Observing a Craftsman

My path in becoming a craftsman was not through conventional academics. I did get a Bachelor degree in Computer Science. During those years of learning, I was taught a lot about how to learn and how to communicate, but I learned nothing about how to practice my craft of software.

I learned how TCP/IP works, how registers are able to do math. All of this is interesting and some of it is useful for a broader view of computer interactions as a whole.

None, however, taught me about developing software as a craft. I did some programming, which is a prerequisite for any kind of software development.

“Knowledge can be communicated, but not wisdom. One can find it, live it, be fortified by it, do wonders through it, but once cannot communicate and teach it.” —Hermann Hesse

My real learning began after school. Learning software as a craft was not done in books. It took being around journeymen and master craftsmen to learn the way they think. Observing their idiosyncrasies and approach to a problem is part of the learning.

Much of the wisdom is tacit. For me it is watching the way my mentor approaches a story. The way a craftsman sees a problem and digests it, without hurry, and finds a satisfactory solution.

Then they write code, introducing faults and fallacies the original solution could not have predicted. Finally, a meticulous approach to improve each fault in the code.

The whole time demanding perfection, without ever hitting it. This is the good code I strive to write. I can’t learn that by looking at a solution.

These are observations of behavior and intent, not of actions. For example, I have read about Test Driven Development, and it has made my job easier. For awhile after I learned it, I wrote a lot of simple assertions, almost reverse engineering my production code in my head to figure out what the test code would look like.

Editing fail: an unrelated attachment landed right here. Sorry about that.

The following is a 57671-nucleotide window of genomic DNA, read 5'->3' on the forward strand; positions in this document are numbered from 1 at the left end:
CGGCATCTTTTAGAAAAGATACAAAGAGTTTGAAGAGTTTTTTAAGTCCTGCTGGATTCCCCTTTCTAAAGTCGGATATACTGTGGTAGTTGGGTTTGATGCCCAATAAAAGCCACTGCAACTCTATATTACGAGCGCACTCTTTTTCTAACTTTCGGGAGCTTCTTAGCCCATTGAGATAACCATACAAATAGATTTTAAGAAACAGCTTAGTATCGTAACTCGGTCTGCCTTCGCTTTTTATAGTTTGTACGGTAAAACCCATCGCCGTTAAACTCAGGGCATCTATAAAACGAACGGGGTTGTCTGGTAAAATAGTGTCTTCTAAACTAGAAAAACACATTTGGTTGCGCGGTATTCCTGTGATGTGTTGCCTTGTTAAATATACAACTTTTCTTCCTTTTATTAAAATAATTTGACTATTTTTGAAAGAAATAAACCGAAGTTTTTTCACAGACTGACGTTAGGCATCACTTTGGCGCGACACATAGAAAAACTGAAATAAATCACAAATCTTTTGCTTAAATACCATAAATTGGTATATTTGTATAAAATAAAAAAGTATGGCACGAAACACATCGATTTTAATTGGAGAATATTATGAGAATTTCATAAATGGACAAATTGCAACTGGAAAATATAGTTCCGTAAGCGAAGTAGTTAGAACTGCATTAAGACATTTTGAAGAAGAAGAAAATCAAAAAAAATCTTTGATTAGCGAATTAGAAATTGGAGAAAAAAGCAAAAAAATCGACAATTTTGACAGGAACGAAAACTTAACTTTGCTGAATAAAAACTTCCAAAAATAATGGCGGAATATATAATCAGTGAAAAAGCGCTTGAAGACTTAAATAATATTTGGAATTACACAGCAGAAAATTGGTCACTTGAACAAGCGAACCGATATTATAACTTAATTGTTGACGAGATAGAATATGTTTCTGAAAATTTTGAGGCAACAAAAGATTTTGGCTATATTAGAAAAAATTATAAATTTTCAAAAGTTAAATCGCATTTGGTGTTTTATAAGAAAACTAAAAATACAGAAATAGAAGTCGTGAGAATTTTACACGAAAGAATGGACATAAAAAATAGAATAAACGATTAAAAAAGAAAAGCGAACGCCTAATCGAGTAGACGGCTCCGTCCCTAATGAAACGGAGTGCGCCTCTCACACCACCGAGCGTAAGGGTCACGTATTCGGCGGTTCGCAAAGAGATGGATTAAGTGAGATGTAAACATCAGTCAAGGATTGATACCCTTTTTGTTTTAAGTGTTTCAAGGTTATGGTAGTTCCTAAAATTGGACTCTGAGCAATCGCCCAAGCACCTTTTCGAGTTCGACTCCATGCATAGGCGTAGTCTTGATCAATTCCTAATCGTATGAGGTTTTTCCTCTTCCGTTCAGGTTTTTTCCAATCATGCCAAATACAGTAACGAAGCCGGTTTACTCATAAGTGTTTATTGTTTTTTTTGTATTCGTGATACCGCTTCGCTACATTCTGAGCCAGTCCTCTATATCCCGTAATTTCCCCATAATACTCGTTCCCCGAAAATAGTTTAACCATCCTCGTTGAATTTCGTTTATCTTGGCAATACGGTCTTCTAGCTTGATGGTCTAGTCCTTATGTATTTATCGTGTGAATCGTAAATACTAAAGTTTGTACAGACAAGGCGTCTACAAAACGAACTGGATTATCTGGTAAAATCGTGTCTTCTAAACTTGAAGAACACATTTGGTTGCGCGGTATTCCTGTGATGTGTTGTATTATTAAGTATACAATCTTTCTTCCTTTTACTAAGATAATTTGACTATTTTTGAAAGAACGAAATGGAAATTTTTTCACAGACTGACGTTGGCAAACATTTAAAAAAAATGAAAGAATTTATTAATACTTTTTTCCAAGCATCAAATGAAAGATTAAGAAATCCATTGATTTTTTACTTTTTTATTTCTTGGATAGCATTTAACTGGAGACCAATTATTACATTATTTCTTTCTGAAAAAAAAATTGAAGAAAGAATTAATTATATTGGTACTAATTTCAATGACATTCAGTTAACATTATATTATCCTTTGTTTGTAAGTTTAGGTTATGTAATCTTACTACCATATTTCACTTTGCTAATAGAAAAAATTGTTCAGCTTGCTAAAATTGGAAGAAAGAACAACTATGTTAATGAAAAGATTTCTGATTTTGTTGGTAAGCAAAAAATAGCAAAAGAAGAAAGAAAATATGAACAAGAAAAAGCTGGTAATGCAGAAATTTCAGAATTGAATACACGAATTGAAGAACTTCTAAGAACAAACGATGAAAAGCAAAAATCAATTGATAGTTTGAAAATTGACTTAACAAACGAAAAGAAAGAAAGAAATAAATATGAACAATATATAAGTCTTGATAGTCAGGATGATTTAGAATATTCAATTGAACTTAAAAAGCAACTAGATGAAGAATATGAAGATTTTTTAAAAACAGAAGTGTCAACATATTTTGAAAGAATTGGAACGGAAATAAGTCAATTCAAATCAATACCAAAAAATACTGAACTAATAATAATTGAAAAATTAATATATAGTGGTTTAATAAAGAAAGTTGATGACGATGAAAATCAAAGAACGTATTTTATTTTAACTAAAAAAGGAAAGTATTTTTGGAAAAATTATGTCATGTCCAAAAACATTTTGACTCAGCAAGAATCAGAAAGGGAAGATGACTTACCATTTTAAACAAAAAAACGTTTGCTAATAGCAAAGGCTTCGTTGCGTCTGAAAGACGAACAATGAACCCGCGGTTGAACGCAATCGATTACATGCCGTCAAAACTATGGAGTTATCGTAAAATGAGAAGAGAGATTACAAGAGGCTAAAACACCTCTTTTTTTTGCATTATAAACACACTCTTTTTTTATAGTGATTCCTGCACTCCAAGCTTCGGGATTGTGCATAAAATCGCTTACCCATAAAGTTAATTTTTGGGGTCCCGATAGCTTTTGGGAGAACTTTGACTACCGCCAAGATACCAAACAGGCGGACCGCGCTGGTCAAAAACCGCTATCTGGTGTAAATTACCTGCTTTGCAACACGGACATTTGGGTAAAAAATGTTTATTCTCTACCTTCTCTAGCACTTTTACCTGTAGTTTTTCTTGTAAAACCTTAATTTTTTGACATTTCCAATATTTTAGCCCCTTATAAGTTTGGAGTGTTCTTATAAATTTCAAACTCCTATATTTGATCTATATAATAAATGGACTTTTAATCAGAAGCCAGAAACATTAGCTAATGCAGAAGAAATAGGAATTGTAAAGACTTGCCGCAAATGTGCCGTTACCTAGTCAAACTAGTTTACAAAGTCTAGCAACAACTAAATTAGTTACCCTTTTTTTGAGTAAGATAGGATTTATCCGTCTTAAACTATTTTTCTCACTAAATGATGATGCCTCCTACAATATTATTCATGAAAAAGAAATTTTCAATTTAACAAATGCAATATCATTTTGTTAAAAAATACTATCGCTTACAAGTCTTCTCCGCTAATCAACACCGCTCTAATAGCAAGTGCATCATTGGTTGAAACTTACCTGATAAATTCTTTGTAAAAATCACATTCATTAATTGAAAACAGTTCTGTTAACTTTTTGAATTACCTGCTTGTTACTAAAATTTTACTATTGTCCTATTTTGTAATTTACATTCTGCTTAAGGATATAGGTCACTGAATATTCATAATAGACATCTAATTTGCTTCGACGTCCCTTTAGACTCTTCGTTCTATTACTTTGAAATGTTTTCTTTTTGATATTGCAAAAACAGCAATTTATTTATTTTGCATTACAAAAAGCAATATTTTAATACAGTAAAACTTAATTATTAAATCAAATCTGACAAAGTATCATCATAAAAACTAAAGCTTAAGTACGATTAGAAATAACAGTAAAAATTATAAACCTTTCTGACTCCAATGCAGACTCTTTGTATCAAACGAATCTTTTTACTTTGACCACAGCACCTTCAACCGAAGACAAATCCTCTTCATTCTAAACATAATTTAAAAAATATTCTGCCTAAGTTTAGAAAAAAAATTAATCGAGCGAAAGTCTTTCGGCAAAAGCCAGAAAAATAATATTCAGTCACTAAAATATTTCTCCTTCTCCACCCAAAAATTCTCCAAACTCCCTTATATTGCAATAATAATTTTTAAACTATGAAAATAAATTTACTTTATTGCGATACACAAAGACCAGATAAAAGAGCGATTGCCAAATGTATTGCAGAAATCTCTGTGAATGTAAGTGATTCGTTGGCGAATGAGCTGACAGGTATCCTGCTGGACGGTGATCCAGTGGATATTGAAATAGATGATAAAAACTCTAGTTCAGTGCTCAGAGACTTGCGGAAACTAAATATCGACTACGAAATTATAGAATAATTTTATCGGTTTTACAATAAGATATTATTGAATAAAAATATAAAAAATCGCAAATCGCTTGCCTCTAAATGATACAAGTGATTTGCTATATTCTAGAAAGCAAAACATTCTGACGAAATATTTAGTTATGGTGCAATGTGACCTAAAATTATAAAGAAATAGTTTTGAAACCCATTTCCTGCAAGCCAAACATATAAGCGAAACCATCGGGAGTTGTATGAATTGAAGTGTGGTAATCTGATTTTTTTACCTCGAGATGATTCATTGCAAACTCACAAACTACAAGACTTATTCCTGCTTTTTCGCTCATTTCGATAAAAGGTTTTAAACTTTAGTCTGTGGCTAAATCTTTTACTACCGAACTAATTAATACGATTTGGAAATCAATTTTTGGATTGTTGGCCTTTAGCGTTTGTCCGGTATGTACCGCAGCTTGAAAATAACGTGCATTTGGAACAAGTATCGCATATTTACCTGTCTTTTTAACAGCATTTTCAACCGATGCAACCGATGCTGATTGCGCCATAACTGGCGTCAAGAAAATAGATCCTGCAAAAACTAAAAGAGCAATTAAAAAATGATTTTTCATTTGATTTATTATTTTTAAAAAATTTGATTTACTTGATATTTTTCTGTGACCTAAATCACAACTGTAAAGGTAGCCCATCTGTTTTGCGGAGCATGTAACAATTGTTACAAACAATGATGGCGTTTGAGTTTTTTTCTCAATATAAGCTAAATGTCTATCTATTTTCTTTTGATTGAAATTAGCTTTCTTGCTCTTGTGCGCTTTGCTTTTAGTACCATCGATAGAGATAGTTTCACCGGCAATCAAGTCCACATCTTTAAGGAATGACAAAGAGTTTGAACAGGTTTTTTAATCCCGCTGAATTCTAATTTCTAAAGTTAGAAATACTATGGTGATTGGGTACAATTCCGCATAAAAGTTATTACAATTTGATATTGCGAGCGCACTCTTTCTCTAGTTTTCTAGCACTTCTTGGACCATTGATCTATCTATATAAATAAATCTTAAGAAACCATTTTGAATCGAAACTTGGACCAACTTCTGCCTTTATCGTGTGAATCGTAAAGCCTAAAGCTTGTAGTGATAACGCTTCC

However, the practice itself became ten times more valuable when I saw my mentor use the tests to design their API. They would say things like “what do I want this to do” or “that doesn’t feel right, lets rename the method to this”. Those insights into the thought process provide me with the experiential learning it takes to further improve my craft.

When I started thinking about TDD in a similar manner, it allows me to clean up my code and know it still works, refactor my code into easily extendible solutions, and it gives me the confidence to experiment with the aesthetics of my code. I couldn’t fully learn that from books alone.

This is why it is so important to apprentice as a software developer. There are many things about development that I only learned through watching the behaviors and actions of the craftsmen I admire.

To me, these are the things that open up the software world to gain wisdom. For example, to be a better developer is not to learn a new language, but to have the wisdom to learn and understand any computer language, which requires you to learn new languages all the time.

Paul Pagel, Chief Executive Officer

Paul Pagel has been a driving force in the software craftsmanship movement since its inception.